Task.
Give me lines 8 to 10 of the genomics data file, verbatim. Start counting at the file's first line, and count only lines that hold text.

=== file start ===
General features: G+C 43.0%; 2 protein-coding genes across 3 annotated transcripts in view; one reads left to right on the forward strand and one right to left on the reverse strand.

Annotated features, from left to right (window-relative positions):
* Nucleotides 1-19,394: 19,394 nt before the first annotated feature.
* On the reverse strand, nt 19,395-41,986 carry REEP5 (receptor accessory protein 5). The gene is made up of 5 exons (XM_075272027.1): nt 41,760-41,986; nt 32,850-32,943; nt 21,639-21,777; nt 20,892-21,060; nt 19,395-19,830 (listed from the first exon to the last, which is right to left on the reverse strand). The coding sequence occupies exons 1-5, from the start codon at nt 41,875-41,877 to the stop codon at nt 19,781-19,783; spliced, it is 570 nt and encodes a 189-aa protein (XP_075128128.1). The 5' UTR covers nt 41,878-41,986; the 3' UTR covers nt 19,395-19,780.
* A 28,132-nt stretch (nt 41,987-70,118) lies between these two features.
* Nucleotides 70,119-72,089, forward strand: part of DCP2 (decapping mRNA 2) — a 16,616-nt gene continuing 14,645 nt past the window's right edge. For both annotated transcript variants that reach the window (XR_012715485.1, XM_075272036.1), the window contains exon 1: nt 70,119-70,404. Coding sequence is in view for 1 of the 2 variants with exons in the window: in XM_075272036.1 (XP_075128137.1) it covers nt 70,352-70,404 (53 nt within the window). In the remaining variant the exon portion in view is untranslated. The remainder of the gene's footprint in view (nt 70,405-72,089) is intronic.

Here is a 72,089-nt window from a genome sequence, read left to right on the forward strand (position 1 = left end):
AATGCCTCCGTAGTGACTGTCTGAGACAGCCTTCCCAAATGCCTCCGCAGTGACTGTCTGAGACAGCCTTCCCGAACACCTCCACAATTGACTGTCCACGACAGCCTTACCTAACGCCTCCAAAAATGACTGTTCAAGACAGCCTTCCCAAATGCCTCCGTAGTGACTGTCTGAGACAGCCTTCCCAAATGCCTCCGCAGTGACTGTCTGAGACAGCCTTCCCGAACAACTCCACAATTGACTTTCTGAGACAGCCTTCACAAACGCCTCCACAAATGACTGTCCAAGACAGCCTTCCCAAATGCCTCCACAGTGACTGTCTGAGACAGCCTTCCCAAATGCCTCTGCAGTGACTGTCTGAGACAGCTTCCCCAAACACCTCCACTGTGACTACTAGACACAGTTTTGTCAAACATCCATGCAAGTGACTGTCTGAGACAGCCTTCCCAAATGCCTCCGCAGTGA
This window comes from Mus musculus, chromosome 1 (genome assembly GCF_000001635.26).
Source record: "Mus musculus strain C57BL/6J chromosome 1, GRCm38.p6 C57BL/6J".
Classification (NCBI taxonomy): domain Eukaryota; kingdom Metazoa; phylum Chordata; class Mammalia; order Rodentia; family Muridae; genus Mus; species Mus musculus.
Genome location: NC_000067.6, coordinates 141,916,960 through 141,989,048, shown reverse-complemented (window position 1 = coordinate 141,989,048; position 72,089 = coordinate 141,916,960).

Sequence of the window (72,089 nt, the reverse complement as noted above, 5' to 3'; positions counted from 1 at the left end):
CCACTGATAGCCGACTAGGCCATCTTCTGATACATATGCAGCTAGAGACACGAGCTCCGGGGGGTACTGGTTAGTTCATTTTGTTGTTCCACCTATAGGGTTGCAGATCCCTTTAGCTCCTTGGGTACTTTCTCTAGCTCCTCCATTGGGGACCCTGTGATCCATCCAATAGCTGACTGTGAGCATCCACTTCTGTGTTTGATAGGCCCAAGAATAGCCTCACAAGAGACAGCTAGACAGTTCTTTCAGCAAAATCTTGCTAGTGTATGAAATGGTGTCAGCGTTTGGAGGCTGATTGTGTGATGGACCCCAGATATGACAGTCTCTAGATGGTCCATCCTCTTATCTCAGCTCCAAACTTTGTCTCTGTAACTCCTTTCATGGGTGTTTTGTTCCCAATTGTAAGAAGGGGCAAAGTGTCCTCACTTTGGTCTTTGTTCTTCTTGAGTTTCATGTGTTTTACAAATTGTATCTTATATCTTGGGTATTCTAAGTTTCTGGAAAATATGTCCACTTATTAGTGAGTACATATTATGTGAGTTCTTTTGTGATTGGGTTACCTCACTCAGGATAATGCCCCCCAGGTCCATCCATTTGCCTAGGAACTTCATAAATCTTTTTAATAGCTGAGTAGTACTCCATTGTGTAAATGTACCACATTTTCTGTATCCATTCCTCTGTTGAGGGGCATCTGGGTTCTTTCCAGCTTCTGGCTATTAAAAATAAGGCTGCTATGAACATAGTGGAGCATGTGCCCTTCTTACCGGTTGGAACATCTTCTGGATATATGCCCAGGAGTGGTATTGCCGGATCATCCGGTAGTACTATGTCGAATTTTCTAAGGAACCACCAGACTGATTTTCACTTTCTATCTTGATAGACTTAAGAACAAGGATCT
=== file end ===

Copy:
AATGCCTCCGTAGTGACTGTCTGAGACAGCCTTCCCAAATGCCTCCGCAGTGACTGTCTGAGACAGCCTTCCCGAACACCTCCACAATTGACTGTCCACGACAGCCTTACCTAACGCCTCCAAAAATGACTGTTCAAGACAGCCTTCCCAAATGCCTCCGTAGTGACTGTCTGAGACAGCCTTCCCAAATGCCTCCGCAGTGACTGTCTGAGACAGCCTTCCCGAACAACTCCACAATTGACTTTCTGAGACAGCCTTCACAAACGCCTCCACAAATGACTGTCCAAGACAGCCTTCCCAAATGCCTCCACAGTGACTGTCTGAGACAGCCTTCCCAAATGCCTCTGCAGTGACTGTCTGAGACAGCTTCCCCAAACACCTCCACTGTGACTACTAGACACAGTTTTGTCAAACATCCATGCAAGTGACTGTCTGAGACAGCCTTCCCAAATGCCTCCGCAGTGA
This window comes from Mus musculus, chromosome 1 (genome assembly GCF_000001635.26).
Source record: "Mus musculus strain C57BL/6J chromosome 1, GRCm38.p6 C57BL/6J".